Italy heads for snap election after Draghi coalition fails

ROME (AP) — Italy is heading for a snap election after its president on Thursday accepted Prime Minister Mario Draghi’s resignation and decided there was no way to cobble together another government after the rapid collapse of the ruling coalition.

The demise of Draghi’s coalition in the eurozone’s third-largest economy and uncertainty over what Italian voters will decide at the polls has dealt a destabilizing blow to the country and Europe amid rising inflation. inflation and Russia’s war in Ukraine.

Dissolving parliament “is always the last choice to make, especially if, as at the moment, there are important tasks to be carried out”, President Sergio Mattarella said in a brief speech at the presidential palace of the Quirinal, where Draghi had handed in his resignation hours. earlier.

Mattarella’s office said the elections will be held on September 25.

He called on political parties in their campaign to keep in mind “the higher interests” of the nation. Citing soaring food and energy prices, he noted that those who suffer the most are always the weakest in society.

“The period we are going through does not allow us to stop to determine the interventions in the face of the economic and social crisis, and in particular the rise in inflation, which has serious consequences for families and businesses”, he said. -he declares.

Draghi remained at Mattarella’s request in a watchdog role, ensuring that the government could implement basic measures in the months before a new coalition was put in place.

But with Italy’s political parties often bickering, it could be weeks before a new government is in place. After the 2018 parliamentary elections, it took 90 days for a new government to be sworn in.

Parliament’s five-year term would have expired in March 2023, so elections would effectively take place just six months in advance.

Mattarella noted the bad timing for the nation and the continent. But he said he had no choice after Wednesday night when three key parties in Draghi’s “unity” coalition refused to renew their support in a confidence vote.

“The debate, the vote and the way that vote was cast yesterday in the Senate highlighted the lack of parliamentary support for the government and the lack of prospects for bringing a new majority to life” in parliament, the president said. . .

Mattarella had rejected a similar resignation offer of Draghi a week earlier.

Instability in Italy could spill over to Europe, also facing economic problems. Draghi had gained statesmanship as the European Union struggled to maintain a united front against Russia, whose natural gas is heavily imported by Italy and other countries.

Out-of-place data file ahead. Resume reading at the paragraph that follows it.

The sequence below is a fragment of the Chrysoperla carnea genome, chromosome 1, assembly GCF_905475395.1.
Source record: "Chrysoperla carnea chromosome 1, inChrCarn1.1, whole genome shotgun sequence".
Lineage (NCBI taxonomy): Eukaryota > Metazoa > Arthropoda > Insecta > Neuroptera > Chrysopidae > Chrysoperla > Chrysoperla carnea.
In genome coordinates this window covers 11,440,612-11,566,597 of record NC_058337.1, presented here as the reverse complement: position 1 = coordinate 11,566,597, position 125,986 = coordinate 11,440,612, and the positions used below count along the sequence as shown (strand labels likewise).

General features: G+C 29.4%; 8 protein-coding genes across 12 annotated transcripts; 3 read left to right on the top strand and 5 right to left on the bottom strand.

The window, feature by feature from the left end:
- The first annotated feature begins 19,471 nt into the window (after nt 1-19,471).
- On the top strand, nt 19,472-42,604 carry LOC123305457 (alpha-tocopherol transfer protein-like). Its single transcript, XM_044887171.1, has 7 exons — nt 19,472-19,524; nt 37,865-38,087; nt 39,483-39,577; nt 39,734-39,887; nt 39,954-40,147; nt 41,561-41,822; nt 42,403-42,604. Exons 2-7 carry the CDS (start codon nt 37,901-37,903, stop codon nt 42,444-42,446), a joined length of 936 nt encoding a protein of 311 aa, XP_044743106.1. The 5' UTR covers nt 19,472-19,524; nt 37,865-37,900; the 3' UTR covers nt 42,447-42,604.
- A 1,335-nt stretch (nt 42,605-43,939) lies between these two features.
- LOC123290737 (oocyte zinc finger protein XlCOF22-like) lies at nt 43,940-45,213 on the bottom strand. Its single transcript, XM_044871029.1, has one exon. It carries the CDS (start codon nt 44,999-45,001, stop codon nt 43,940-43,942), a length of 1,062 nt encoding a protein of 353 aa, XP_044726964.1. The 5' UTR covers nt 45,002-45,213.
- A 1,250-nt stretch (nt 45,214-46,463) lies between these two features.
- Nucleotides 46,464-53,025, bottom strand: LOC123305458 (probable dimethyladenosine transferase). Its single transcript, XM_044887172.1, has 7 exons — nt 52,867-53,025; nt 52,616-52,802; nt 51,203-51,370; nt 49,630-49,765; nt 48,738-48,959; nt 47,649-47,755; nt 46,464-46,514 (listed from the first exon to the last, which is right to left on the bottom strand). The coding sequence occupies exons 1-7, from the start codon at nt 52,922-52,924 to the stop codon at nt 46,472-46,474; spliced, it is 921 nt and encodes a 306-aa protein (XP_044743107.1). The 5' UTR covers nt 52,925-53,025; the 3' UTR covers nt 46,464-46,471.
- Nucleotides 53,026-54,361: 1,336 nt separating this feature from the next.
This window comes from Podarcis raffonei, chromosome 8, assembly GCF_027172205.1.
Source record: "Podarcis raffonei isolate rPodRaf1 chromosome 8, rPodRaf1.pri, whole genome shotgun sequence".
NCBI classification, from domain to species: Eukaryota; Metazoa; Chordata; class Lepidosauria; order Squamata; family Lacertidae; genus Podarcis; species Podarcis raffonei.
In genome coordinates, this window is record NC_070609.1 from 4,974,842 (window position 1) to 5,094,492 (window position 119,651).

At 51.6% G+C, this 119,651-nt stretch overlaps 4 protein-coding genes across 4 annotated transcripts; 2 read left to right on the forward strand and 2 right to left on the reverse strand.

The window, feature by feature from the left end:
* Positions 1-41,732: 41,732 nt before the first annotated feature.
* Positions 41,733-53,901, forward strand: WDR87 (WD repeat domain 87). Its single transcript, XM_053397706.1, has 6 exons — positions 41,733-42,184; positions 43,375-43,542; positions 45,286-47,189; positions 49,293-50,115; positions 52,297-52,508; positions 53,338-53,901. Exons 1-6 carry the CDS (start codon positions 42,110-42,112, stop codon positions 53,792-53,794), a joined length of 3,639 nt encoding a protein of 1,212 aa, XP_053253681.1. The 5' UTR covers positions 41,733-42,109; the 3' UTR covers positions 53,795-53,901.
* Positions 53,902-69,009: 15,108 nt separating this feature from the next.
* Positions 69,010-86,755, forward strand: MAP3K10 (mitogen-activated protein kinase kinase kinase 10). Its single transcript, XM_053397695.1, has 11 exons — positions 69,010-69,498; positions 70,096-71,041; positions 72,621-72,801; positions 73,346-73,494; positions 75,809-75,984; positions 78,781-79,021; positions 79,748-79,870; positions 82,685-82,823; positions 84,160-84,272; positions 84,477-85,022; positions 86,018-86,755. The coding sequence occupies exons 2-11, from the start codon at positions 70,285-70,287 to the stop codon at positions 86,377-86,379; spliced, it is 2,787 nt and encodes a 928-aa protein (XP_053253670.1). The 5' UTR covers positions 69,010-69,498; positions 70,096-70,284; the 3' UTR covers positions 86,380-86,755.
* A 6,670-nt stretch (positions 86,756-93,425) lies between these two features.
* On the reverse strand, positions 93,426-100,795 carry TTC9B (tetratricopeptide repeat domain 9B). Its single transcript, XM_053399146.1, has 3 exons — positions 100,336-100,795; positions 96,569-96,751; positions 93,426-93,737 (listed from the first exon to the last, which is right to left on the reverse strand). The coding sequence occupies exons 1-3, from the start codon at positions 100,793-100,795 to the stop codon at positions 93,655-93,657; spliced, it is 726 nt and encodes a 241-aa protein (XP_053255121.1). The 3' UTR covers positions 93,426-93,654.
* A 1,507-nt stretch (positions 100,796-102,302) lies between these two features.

Draghi encouraged his lame cabinet to stay focused on Italy’s pressing issues.

“Italy has everything (necessary) to be strong, authoritarian, credible” in the world. Draghi said. The government must deal with the pandemic, the war in Ukraine, inflation and energy costs, as well as pursue the prescribed economic reforms, he said.

In the meantime, “let’s get back to work,” he added.

The former president of the European Central Bank was hired by Mattarella 17 months earlier to guide Italy’s recovery after its economy was hit by COVID-19.

But this week his coalition was sabotaged by former Prime Minister Silvio Berlusconi’s centre-right Forza Italia and two major parties, Matteo Salvini’s Right-wing League and the 5-Star Populist Movement led by Draghi’s predecessor in office. of Prime Minister, Giuseppe Conte. .

In a brief speech to the Lower House of Deputies on Thursday before renewing his resignation bid, Draghi appeared moved by the applause from lawmakers there, joking that even central bank chiefs had hearts.

Nicknamed “Super Mario” for helping pull the euro zone out of its debt crisis when he led the ECB, Draghi has played a similar calming role in Italy in recent months. His presence helped reassure financial markets about the indebted nation’s public finances, and he managed to keep the country on track with the economic reforms the EU had made a condition of its 200-year pandemic recovery plan. billion euros (-dollar).

He was a staunch supporter of Ukraine, even as the leaders of the 5 Stars and the League, two forces long sympathetic to Russia, appeared to waver in their support for supplying arms to Kyiv. Draghi became a leading voice in Europe’s response to the February 24 Russian invasion.

A photo of Draghi chatting with French and German leaders on a train to Kyiv quickly became Italy’s iconic image as one of Ukraine’s staunchest supporters. He had lobbied for the country’s application for EU membership.

Although he could not keep his coalition restless, Draghi still appeared to enjoy broad support among Italians, many of whom have taken to the streets or signed open letters in recent weeks begging him to stay.

Nicola Nobile, associate director of Oxford Economics, has warned that Draghi’s departure and the wait for a new government could deepen economic turmoil in Italy, which investors fear is too indebted and which was already eyeing a slowdown. marked for the second half of the year.

Opinion polls have indicated that the centre-left Democratic Party and the right-wing Brothers of Italy party, which had remained in opposition, are neck and neck.

Frères d’Italie has long been allied with the forces of Berlusconi and Salvini. If they remain united in an election campaign, it could lead the right to power. Giorgia Meloni, who leads the Brothers in Italy, is eager to become the country’s first female prime minister.

“The will of the people is expressed in only one way: by voting. Let us restore hope and strength to Italy,” she said.

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